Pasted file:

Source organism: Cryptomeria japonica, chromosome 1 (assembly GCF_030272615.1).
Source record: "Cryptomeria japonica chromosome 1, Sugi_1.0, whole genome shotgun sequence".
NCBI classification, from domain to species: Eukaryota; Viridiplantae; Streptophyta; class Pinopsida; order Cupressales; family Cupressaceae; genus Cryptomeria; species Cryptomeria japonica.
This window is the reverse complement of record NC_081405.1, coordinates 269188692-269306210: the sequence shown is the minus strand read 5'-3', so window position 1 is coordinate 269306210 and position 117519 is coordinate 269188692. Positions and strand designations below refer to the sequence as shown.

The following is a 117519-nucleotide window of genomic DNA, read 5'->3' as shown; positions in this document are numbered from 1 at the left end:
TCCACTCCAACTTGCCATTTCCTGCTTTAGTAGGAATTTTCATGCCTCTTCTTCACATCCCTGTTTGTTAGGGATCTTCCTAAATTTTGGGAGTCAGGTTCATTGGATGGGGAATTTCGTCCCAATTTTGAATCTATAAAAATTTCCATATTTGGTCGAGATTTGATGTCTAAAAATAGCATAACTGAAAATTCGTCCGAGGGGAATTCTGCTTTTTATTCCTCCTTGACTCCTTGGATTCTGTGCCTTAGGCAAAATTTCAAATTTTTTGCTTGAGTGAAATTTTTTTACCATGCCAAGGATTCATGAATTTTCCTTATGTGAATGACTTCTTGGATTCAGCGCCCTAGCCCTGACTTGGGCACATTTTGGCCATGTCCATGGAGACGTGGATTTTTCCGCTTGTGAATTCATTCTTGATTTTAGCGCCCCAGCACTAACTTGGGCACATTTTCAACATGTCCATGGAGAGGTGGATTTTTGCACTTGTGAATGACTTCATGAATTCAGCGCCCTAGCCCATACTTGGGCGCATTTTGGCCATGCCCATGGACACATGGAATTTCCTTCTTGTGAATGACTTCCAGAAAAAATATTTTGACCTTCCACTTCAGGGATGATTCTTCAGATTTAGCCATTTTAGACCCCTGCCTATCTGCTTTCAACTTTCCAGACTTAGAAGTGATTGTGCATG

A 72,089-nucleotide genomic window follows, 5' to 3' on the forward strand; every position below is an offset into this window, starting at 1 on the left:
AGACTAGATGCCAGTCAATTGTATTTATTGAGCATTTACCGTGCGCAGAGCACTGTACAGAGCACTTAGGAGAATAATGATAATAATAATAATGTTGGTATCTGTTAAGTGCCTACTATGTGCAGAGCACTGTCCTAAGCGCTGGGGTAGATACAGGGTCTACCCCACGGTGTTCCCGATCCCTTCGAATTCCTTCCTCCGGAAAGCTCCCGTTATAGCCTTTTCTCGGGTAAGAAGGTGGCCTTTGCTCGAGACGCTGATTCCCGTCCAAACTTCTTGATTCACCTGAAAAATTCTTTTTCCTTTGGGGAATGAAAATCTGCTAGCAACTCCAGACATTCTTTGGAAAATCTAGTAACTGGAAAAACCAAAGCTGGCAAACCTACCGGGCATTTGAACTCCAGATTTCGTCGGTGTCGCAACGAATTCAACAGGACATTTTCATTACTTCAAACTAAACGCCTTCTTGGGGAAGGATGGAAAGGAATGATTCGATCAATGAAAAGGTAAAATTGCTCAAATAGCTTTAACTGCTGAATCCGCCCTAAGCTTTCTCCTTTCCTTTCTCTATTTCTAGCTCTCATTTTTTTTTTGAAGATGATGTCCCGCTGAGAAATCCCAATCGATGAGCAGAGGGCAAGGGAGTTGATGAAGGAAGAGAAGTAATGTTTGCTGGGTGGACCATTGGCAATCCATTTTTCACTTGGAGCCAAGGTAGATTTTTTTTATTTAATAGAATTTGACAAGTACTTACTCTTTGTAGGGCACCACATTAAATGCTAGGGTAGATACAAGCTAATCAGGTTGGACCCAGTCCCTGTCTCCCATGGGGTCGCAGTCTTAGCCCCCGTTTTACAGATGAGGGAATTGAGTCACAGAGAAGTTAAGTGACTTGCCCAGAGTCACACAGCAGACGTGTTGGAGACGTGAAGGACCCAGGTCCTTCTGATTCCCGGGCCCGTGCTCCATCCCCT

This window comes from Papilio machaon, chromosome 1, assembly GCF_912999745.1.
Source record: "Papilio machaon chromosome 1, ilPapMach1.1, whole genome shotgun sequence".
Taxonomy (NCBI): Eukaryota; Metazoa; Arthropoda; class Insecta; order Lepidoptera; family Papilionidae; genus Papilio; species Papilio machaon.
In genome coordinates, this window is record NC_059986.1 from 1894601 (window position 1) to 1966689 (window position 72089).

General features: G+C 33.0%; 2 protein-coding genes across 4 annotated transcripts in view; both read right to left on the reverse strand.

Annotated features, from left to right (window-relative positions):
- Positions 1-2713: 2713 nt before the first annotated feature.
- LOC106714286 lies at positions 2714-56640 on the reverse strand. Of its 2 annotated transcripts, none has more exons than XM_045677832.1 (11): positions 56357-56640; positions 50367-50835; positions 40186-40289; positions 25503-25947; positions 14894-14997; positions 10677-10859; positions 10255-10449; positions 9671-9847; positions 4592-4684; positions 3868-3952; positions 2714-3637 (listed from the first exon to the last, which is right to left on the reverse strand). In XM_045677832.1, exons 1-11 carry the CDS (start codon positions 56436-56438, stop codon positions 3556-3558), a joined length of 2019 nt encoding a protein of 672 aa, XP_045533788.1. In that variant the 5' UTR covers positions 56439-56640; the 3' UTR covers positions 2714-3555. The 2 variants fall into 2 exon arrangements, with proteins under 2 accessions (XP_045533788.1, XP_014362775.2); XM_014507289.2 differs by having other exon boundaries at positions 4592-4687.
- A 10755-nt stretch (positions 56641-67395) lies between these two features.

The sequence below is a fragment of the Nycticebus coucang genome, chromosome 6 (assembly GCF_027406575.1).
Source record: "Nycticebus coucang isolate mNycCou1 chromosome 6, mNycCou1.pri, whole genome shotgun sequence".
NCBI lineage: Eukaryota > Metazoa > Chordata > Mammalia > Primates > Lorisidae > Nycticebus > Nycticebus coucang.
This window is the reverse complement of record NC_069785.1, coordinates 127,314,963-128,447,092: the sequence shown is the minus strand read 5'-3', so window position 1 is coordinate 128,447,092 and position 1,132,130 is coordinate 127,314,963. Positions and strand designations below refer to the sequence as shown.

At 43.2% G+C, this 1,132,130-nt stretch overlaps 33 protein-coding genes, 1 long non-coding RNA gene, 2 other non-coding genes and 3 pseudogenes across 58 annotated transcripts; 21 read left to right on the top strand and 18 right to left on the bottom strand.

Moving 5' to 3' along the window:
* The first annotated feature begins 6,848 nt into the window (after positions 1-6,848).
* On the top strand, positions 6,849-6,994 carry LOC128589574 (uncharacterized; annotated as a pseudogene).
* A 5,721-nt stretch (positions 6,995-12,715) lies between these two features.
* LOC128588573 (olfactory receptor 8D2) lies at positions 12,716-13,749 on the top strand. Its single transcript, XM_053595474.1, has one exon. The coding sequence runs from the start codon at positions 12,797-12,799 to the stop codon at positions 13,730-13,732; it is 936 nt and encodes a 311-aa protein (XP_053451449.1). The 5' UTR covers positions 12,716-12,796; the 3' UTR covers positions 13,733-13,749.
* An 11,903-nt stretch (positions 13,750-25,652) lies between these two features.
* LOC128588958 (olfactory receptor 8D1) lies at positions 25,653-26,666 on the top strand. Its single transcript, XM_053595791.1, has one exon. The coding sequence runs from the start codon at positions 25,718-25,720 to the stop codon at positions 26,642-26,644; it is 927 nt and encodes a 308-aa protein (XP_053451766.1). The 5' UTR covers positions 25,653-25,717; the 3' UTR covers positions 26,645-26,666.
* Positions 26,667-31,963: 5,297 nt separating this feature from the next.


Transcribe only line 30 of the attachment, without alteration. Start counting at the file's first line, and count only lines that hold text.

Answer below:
* Positions 26,667-31,963: 5,297 nt separating this feature from the next.